When it comes to the law, there are a lot of myths and misperceptions floating around that many people believe, yet have no basis in reality. One of these myths involves Last Wills and Testaments, and states that you have to have your Will signed and sealed by a notary public. This is simply not true. There is no state that requires you to have your Will notarized.
- State Will Requirements. While some states allow for oral Wills or handwritten Wills, every state allows you to create a ill by detailing your choices in a written document. Once this document is completed you must then sign it and have it signed by two witnesses. As long as you meet these requirements your Will is valid. Having a document notarized will neither make it valid nor will it invalidate an already valid Will.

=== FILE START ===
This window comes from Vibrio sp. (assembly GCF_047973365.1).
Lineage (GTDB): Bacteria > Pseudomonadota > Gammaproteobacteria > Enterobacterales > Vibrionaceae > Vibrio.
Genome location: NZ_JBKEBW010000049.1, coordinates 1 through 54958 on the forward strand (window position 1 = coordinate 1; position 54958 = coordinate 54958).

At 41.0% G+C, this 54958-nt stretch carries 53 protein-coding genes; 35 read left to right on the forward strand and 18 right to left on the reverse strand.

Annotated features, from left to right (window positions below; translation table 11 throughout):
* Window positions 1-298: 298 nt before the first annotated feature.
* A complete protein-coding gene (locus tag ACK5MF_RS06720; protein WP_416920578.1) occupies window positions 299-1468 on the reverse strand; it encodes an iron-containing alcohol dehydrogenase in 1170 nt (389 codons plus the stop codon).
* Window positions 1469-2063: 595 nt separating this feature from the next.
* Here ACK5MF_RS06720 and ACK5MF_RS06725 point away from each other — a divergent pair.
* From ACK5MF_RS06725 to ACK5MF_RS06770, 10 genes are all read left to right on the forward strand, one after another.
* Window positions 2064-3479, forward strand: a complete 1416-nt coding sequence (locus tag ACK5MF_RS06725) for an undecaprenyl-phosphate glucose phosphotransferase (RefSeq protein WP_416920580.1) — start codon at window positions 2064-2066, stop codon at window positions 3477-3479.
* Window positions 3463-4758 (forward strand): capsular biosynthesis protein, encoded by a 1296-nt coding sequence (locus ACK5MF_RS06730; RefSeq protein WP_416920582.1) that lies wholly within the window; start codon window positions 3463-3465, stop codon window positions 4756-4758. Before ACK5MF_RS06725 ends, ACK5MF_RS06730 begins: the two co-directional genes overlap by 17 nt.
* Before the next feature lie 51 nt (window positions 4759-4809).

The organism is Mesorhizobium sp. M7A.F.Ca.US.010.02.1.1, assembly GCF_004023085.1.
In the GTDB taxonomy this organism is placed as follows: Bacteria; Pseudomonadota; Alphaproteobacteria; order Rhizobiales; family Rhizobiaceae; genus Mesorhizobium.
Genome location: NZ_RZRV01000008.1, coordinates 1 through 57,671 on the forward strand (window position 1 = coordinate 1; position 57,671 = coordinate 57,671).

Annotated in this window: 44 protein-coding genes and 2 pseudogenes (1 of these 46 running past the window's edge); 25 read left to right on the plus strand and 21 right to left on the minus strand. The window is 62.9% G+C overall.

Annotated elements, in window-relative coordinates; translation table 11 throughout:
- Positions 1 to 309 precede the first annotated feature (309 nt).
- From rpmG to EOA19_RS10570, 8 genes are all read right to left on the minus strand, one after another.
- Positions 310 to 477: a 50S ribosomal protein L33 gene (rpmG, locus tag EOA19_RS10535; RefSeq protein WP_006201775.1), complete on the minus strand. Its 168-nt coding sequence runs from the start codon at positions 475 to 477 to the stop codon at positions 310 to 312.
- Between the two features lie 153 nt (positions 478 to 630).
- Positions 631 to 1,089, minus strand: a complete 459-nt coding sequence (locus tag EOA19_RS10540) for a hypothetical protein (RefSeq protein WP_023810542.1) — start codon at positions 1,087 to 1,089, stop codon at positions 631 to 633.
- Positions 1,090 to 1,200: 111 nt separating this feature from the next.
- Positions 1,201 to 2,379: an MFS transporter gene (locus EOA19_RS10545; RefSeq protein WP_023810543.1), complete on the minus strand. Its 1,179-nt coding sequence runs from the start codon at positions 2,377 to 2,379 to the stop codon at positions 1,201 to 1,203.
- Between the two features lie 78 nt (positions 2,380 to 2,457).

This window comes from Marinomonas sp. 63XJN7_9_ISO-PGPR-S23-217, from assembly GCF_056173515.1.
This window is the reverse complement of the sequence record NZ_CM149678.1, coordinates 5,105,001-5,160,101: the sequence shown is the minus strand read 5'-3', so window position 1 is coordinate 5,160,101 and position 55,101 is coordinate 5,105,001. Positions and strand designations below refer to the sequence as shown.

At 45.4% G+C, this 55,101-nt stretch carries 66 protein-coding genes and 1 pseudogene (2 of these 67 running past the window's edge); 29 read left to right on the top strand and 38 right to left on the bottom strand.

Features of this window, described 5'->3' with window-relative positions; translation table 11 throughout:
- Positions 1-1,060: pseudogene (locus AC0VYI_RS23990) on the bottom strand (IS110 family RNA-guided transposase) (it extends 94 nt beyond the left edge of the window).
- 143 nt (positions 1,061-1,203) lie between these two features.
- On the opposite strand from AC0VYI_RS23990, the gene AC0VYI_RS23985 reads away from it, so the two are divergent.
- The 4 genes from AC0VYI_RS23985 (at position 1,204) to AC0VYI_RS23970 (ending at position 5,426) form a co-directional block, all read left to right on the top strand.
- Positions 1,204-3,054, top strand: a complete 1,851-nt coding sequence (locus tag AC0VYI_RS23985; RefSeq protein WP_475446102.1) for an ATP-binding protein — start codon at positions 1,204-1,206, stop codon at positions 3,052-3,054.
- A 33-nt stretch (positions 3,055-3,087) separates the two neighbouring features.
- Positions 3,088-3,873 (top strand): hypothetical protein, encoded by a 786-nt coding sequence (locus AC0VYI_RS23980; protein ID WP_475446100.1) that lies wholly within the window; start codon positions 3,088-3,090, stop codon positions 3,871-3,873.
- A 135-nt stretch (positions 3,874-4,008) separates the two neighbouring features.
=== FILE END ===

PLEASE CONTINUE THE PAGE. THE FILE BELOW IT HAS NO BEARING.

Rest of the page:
- Self-proving wills. Once you die, a probate court has to determine if your Will is valid. It will have to call the two witnesses into court to testify that they saw you sign the Will. However, you can avoid this process by having your Will accompanied by a self-proving affidavit. A self-proving affidavit is created when your witnesses swear before notary public that they saw you sign the Will. The notary will then confirm their identities and seal the affidavit with an official seal. This way, the court will not have to call the witnesses to testify.